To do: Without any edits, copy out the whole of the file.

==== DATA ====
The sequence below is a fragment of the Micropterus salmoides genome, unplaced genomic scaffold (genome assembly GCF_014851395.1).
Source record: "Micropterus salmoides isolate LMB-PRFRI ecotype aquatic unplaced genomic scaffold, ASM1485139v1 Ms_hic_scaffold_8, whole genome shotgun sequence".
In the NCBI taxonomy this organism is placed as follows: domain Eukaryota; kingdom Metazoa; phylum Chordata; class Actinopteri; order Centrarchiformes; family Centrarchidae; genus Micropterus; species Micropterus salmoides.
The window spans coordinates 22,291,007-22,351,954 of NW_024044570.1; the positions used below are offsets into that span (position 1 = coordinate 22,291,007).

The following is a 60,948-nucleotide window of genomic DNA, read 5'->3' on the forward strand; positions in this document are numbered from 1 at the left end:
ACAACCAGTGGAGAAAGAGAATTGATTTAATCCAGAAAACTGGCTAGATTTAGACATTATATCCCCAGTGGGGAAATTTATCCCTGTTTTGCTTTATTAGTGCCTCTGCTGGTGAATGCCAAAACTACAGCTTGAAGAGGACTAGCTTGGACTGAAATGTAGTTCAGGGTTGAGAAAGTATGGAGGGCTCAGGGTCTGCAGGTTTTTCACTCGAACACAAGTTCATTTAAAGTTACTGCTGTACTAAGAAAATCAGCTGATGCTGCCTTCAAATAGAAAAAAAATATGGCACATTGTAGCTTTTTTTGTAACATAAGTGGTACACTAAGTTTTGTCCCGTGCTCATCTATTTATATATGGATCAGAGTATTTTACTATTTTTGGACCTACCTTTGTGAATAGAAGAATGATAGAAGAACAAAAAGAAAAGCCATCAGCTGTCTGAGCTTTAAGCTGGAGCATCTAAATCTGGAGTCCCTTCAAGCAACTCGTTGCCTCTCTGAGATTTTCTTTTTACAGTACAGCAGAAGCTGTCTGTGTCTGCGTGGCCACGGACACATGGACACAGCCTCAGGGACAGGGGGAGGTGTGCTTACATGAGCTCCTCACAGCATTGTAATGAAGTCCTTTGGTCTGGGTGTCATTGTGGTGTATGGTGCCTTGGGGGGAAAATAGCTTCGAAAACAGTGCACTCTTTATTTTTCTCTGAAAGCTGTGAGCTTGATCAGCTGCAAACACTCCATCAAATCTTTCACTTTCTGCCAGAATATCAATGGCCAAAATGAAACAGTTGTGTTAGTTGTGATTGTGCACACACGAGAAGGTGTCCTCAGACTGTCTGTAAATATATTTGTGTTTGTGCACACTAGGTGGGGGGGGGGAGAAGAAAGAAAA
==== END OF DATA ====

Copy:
The sequence below is a fragment of the Micropterus salmoides genome, unplaced genomic scaffold (genome assembly GCF_014851395.1).
Source record: "Micropterus salmoides isolate LMB-PRFRI ecotype aquatic unplaced genomic scaffold, ASM1485139v1 Ms_hic_scaffold_8, whole genome shotgun sequence".
In the NCBI taxonomy this organism is placed as follows: domain Eukaryota; kingdom Metazoa; phylum Chordata; class Actinopteri; order Centrarchiformes; family Centrarchidae; genus Micropterus; species Micropterus salmoides.
The window spans coordinates 22,291,007-22,351,954 of NW_024044570.1; the positions used below are offsets into that span (position 1 = coordinate 22,291,007).

The following is a 60,948-nucleotide window of genomic DNA, read 5'->3' on the forward strand; positions in this document are numbered from 1 at the left end:
ACAACCAGTGGAGAAAGAGAATTGATTTAATCCAGAAAACTGGCTAGATTTAGACATTATATCCCCAGTGGGGAAATTTATCCCTGTTTTGCTTTATTAGTGCCTCTGCTGGTGAATGCCAAAACTACAGCTTGAAGAGGACTAGCTTGGACTGAAATGTAGTTCAGGGTTGAGAAAGTATGGAGGGCTCAGGGTCTGCAGGTTTTTCACTCGAACACAAGTTCATTTAAAGTTACTGCTGTACTAAGAAAATCAGCTGATGCTGCCTTCAAATAGAAAAAAAATATGGCACATTGTAGCTTTTTTTGTAACATAAGTGGTACACTAAGTTTTGTCCCGTGCTCATCTATTTATATATGGATCAGAGTATTTTACTATTTTTGGACCTACCTTTGTGAATAGAAGAATGATAGAAGAACAAAAAGAAAAGCCATCAGCTGTCTGAGCTTTAAGCTGGAGCATCTAAATCTGGAGTCCCTTCAAGCAACTCGTTGCCTCTCTGAGATTTTCTTTTTACAGTACAGCAGAAGCTGTCTGTGTCTGCGTGGCCACGGACACATGGACACAGCCTCAGGGACAGGGGGAGGTGTGCTTACATGAGCTCCTCACAGCATTGTAATGAAGTCCTTTGGTCTGGGTGTCATTGTGGTGTATGGTGCCTTGGGGGGAAAATAGCTTCGAAAACAGTGCACTCTTTATTTTTCTCTGAAAGCTGTGAGCTTGATCAGCTGCAAACACTCCATCAAATCTTTCACTTTCTGCCAGAATATCAATGGCCAAAATGAAACAGTTGTGTTAGTTGTGATTGTGCACACACGAGAAGGTGTCCTCAGACTGTCTGTAAATATATTTGTGTTTGTGCACACTAGGTGGGGGGGGGGAGAAGAAAGAAAA